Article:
MR. RICE: You know, I’ve said here before many times, we don’t do politics, we do the economics so our focus is -- and this is true for all countries, our focus is on what is in the best interest of the country’s economy and to benefit the people of that country so we work with all complexions of government and political systems and we try to stay focused on the economics.

QUESTIONER: Thank you. I have a question about the Greek banks Top government officials in Greece like the Vice President of Greece, Mr. Dragasakis, warned about the seriousness of the issue of the non-performing loans and they support that a new bank recapitalization may be needed.

I want to know, do you believe that the Greek banks will need a new support?

This is the first question.

And the second question, are you worried that Greece has fiscal consolidation could be (inaudible) by a wide range of state support of the Greek banks?

Thank you very much.

MR. RICE: Thank you, Michael.

Look, we issued a statement on Greece just a few days ago.

So the context of that was -- Michael knows this but others may not but we are now in a post-program monitoring mode with Greece.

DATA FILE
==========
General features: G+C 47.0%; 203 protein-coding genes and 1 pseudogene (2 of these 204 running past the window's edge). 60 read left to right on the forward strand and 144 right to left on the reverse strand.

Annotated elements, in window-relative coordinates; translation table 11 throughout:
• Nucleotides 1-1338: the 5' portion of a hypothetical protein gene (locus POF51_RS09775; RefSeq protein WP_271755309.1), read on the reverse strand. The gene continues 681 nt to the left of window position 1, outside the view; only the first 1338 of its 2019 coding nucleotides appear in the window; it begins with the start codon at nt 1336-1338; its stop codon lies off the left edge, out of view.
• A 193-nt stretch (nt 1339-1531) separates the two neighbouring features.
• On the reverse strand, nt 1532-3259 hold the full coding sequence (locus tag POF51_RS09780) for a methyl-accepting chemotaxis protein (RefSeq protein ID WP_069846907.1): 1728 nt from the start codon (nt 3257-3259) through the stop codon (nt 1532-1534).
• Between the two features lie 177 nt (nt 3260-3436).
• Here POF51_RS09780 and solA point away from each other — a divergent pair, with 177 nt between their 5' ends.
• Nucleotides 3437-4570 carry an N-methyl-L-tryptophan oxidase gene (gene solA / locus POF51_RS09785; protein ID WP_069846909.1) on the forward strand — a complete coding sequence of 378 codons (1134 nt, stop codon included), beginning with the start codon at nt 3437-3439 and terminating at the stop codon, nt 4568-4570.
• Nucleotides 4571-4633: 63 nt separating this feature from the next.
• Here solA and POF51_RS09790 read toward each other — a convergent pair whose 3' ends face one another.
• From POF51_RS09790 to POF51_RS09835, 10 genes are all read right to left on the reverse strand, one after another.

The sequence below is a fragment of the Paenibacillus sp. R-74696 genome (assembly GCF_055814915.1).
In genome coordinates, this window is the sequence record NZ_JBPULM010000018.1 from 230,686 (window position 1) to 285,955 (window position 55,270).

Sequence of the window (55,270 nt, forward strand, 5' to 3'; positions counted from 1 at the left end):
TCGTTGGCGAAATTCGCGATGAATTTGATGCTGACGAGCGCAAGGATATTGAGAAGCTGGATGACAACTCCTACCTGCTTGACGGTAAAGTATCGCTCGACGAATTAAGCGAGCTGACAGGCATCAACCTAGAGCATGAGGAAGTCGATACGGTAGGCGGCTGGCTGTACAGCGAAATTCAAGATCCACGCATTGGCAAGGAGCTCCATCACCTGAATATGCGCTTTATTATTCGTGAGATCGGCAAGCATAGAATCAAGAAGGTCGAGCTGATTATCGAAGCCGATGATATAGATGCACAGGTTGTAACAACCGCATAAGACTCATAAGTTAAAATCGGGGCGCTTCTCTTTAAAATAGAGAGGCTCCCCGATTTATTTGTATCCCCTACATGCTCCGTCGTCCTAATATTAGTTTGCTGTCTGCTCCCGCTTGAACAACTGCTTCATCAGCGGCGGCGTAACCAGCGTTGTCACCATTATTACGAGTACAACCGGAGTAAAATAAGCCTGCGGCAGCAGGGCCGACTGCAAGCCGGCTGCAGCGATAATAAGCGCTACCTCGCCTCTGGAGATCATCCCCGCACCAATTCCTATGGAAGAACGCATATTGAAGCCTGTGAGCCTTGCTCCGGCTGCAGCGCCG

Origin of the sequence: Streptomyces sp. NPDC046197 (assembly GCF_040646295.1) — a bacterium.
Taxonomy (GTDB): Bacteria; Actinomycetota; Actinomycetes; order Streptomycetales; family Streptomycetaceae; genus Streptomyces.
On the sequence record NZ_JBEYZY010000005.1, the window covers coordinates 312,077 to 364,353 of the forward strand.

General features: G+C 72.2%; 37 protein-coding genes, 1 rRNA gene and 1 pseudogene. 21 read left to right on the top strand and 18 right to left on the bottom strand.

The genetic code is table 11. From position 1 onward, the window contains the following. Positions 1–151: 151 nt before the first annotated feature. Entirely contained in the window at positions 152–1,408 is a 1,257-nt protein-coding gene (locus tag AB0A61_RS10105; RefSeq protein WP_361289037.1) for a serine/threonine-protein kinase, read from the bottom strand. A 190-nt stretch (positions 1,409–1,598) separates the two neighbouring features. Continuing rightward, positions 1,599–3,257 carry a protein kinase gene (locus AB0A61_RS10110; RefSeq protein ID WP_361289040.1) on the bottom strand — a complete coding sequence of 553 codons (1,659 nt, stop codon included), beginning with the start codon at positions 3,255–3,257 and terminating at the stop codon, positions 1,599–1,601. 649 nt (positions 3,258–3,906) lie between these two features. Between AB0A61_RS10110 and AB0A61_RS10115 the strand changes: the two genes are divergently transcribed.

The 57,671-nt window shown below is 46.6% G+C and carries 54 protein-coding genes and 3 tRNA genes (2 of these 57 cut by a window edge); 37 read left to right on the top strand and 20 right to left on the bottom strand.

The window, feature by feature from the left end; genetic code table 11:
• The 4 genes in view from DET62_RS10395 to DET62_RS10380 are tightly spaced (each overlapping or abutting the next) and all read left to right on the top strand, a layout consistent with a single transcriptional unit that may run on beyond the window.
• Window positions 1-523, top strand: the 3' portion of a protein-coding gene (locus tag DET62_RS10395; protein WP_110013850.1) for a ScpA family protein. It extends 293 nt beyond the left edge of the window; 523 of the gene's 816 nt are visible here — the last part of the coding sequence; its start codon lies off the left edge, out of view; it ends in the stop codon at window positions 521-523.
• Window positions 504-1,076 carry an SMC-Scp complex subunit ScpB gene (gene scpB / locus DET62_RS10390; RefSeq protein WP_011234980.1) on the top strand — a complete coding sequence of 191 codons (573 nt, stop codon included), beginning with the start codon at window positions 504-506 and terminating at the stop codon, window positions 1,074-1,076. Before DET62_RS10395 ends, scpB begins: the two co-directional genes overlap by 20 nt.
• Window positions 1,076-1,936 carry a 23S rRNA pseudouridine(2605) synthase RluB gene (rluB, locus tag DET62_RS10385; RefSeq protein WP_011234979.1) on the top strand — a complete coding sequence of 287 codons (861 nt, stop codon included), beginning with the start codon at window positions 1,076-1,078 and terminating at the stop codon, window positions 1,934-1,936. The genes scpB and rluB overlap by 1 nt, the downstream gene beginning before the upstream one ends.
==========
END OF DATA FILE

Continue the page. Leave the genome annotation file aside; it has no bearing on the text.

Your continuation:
The IMF does not have a program with Greece and in fact we haven’t had a financial program with Greece since 2014 but we don’t have a program with Greece so we are in this post-program -- what we call post-program monitoring mode whereby we visit the country from time to time and discuss with the authorities the various issues and try to be helpful.

So we had one of those missions just recently, led by our mission chief, Peter Dolman, and we issued a statement after that.

So that was just a very short time ago.

What happens then is the board will discuss that report.

That’s going to happen in early March and then we will publish the whole -- so we will publish the concluding statement and we will publish the whole staff report later, as we always do.

So I say all that, because I don’t have much to add to what we said in the staff concluding statement. That we actually see growth accelerating further this year in Greece.

We project 2.4 percent and we said that but we said that we also see sometimes that side risks have intensified and that included fiscal risks as you asked about and I see we have a paragraph on the fiscal issue in the concluding statement so I’ll just refer you to that because I don’t have that --

I don’t have an update on it.